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sflmonitor, yes this is for base stations only. The National Park Service, at least in the west, used the callsigns for almost every base station in the parks. Example: the east entrance of Yosemite National Park, located at Tioga Pass, has a callsign of KMC766. When someone there called dispatch they would say "719, 766." 719 is the number portion of the dispatch center located in the Yosemite Valley. Their procedure has changed and the same call would be made in this manner "Yosemite, Tioga Entrance Station." I've seen the callsign lists for Yosemite, Sequoia-Kings and Yellowstone National Parks and the number of callsigns for the numerous facilities such as interpretive offices, backcountry ranger stations, entrance stations, maintenance offices and visitor centers is staggering. It makes a whole lot more sense to use the names of the locations.

The number series for protection rangers varies by park. In some parks such as Death Valley, the protection rangers use the 400 series. In other parks with more staff each ranger district and function has a number series. Example 100 for HQ personnel, 200 for interpretive staff, 300 for maintenance, 400 for a ranger district, 500 for another ranger district and so on.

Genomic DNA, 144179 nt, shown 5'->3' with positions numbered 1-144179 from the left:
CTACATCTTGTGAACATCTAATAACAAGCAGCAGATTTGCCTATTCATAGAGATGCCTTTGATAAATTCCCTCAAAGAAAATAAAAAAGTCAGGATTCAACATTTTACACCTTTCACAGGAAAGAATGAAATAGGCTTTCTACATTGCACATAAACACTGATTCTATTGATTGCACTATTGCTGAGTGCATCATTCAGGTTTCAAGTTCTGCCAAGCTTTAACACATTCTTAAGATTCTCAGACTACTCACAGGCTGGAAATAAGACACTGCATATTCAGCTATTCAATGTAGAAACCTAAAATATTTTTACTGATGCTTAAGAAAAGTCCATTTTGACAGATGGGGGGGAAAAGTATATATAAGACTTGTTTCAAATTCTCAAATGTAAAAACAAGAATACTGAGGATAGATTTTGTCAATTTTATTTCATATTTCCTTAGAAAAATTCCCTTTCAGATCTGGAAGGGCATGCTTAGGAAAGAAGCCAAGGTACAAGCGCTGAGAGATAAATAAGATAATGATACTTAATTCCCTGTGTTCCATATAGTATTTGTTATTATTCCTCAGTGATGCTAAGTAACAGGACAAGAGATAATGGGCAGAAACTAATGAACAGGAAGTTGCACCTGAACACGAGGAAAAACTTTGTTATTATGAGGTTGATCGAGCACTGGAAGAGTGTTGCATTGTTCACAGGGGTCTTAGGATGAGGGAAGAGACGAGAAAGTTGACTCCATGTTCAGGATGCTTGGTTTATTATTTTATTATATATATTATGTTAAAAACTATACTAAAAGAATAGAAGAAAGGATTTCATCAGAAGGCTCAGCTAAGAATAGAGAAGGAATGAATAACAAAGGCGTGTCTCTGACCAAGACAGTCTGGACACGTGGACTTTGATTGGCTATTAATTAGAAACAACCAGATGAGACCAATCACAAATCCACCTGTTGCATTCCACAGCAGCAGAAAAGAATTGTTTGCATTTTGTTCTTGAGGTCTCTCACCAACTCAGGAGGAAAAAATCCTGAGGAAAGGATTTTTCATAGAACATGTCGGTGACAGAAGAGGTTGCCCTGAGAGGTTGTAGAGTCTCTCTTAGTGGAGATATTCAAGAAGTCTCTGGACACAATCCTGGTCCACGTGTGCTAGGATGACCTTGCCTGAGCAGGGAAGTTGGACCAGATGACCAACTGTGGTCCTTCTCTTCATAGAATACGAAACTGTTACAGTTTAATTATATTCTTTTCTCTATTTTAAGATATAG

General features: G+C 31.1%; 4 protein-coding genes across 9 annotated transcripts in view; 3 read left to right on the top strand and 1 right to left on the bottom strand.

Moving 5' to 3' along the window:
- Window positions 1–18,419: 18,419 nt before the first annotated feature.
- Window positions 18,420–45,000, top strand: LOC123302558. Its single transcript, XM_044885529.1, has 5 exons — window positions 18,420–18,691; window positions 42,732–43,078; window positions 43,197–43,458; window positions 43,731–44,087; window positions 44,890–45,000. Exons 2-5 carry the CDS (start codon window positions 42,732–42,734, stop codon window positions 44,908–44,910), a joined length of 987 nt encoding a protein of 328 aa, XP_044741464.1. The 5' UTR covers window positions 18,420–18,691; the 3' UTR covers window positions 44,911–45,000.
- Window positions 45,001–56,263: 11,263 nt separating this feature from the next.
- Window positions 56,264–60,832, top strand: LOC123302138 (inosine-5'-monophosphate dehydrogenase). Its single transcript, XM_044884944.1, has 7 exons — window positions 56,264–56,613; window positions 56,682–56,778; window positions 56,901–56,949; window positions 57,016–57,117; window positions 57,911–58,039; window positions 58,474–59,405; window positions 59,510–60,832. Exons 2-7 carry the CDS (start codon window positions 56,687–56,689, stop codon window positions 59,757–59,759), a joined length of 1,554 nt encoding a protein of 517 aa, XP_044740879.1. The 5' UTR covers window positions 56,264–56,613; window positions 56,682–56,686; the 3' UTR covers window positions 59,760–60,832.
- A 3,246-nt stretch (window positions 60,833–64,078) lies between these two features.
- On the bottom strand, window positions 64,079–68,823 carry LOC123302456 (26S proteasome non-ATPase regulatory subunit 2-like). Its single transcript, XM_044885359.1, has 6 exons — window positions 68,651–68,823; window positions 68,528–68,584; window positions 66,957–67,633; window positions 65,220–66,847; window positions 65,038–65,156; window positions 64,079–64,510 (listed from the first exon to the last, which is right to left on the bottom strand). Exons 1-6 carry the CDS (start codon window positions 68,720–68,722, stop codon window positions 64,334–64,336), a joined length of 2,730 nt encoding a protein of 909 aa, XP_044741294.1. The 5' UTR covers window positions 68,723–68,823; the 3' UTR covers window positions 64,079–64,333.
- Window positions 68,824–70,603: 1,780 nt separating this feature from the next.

I listen to Yosemite and Grand Canyon National Parks frequently. Each use alpha numeric unit designators for protection rangers. Examples: Grand Canyon's South Rim district id as "Sierra xxx," Inner Canyon ranger district "Canyon xxx," in Yosemite the Wawona district as "Whiskey xxx" and Tuolumne sub district rangers as "Tango xxx." Non-commissioned personnel still use the old number series with, for example, those assigned to the Tuolumne sub district IDing as "2xx" as the Mather ranger district, of which the Tuolumne sub district is a part of, uses the 200 series.